Introduction by Lisa Yaszek
III. Golden Age to New Wave

Shadow on the Hearth by Judith Merril

Judith Merril’s novel SHADOW ON THE HEARTH (1950) was adapted for The Motorola Television Hour as “Atomic Attack.”

Science fiction’s Golden Age—from 1940 to 1960, approximately—saw the genre move from the margins of the culture toward its center. For women who began writing during these years, including Judith Merril, Carol Emshwiller, Andre Norton, and others who have been all but lost to history, SF magazines proliferated and paid them increasingly well for their work; a new generation of editors demanded better-crafted sentences and new approaches to already established themes. Book publishers, both genre-specialist and mainstream, increasingly sought story collections, novels, and anthologies.

Enabling professional literary careers for some of the writers included in The Future Is Female!, growing audiences also enjoyed SF radio shows, comic books, and movies; Merril became the first woman (and one of the first authors of any gender) to have her SF adapted for television. In the wake of Hiroshima and Nagasaki, the stakes involved in speculation about the future increased exponentially, drawing mainstream authors and critical attention to the genre.

By the 1960s, with the advent of the Space Age, some of the wildest imaginings of the genre’s pioneers had become matters of fact: supercomputers, robots, lasers, and lunar exploration programs were now entirely real. For the generation of women beginning their careers during these years—writers including Sonya Dorman, Ursula K. Le Guin, and Joanna Russ—changing times seemed to have overtaken much of the SF they had grown up reading. Rethinking their predecessors’ often utopian investments in the world-altering potential of the hard sciences, they turned to psychology, anthropology, and sociology, and to modernity’s many discontents, exploring themes like consumerism, overpopulation, virtual reality, corporatism, and the technoscientific manipulation of sex and gender.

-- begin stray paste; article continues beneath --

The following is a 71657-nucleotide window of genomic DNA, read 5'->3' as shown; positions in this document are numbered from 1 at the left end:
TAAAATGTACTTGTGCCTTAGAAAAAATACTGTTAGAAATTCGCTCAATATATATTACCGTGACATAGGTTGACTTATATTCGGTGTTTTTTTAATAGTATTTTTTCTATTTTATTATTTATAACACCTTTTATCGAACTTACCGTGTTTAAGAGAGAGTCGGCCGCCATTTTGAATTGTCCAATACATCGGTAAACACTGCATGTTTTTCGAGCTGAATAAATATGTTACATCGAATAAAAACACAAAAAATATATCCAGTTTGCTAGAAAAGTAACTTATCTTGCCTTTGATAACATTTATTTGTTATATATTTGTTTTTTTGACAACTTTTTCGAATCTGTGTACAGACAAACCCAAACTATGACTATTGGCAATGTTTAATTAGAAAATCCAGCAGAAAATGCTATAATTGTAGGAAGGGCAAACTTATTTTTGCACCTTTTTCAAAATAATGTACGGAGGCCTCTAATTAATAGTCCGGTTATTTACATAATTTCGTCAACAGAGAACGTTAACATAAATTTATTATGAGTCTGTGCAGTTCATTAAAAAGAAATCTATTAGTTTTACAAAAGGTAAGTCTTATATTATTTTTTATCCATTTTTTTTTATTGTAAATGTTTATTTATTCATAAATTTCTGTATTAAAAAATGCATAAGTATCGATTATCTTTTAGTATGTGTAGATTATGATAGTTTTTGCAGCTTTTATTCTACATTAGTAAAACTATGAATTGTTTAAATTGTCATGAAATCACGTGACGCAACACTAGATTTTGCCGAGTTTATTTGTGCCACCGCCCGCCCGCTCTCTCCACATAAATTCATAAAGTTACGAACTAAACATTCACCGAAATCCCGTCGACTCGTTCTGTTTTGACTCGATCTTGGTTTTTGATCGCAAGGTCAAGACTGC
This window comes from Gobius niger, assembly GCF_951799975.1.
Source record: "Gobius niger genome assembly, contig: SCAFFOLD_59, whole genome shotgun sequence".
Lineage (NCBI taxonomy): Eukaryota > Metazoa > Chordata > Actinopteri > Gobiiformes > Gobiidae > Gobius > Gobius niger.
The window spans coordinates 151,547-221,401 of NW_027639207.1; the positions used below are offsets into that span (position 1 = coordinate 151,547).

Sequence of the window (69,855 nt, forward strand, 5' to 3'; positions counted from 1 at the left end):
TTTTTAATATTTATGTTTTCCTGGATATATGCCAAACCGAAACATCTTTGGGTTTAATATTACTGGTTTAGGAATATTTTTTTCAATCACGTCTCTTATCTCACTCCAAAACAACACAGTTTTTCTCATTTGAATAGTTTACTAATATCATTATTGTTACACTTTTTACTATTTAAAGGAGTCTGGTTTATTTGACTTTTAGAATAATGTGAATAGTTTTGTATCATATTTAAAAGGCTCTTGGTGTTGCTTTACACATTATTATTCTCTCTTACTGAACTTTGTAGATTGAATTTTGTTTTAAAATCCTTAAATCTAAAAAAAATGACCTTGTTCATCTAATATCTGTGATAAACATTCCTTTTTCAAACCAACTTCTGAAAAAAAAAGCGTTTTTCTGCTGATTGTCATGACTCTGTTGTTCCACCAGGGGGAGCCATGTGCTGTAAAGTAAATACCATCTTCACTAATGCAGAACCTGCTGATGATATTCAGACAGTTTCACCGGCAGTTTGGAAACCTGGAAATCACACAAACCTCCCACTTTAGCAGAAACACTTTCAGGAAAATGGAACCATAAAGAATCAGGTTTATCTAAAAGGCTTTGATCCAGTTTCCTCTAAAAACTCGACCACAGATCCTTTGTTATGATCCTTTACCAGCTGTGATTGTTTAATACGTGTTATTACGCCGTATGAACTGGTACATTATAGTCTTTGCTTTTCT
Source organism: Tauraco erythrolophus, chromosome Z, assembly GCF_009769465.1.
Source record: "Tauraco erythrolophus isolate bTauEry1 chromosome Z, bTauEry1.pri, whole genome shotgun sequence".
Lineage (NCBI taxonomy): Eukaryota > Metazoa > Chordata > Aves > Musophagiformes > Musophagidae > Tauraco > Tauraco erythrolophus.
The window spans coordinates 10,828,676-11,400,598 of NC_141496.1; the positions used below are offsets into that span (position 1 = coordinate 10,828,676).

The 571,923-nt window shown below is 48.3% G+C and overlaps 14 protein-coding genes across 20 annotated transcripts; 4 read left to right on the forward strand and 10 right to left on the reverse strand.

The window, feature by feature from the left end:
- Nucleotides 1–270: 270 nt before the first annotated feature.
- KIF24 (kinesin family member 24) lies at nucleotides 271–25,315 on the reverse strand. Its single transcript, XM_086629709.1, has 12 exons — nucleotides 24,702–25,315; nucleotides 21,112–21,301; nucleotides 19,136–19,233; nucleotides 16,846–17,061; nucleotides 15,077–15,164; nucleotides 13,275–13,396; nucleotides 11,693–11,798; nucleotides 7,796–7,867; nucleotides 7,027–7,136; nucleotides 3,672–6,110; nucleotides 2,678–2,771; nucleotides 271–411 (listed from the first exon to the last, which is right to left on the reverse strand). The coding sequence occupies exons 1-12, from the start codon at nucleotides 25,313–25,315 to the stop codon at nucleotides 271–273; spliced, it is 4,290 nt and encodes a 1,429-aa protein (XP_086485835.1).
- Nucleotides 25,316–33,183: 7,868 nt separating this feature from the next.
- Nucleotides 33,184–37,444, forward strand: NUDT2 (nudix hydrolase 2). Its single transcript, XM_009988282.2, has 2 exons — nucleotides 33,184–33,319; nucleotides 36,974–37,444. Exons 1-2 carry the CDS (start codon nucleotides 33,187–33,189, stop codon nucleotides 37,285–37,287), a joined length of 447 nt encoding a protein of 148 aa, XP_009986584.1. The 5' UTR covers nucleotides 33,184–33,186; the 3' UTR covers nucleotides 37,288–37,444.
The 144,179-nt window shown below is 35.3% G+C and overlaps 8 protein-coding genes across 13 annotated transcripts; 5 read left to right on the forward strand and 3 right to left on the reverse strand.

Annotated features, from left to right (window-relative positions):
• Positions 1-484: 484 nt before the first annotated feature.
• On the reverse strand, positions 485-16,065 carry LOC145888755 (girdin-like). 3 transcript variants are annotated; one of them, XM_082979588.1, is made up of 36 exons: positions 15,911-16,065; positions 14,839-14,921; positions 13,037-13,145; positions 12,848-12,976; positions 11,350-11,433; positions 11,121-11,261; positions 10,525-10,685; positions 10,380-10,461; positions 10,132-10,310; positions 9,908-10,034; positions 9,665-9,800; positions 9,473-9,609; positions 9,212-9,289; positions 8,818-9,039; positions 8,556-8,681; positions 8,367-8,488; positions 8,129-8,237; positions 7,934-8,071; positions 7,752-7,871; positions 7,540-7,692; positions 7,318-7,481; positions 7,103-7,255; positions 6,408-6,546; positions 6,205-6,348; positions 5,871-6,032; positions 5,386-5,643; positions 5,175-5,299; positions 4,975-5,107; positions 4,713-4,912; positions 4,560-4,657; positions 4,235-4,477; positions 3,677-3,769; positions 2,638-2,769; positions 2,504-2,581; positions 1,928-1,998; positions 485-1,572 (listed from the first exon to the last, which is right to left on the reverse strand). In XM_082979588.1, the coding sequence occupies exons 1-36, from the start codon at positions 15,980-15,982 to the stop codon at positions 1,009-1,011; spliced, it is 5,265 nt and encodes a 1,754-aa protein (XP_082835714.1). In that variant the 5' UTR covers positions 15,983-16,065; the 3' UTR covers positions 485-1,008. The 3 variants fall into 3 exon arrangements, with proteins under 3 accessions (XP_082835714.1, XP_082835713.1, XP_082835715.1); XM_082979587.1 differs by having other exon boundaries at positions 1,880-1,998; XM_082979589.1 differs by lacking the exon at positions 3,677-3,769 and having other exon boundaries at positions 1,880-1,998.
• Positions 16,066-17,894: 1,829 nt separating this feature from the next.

Ursula K. Le Guin and Joanna Russ

Ursula K. Le Guin and Joanna Russ (dates unknown).

Most notably, these “New Wave” writers (as they came to be called) not only experimented with more contemporary subject matter but with form, style, and modes of expression. For inspiration, some looked to avant-gardes in art, music, and literature, as well as to futurity. More than ever before, they saw their stories appear in literary or mainstream magazines, and deliberately crossed genres; the “science fiction” of earlier generations became, more popularly, “speculative fiction.”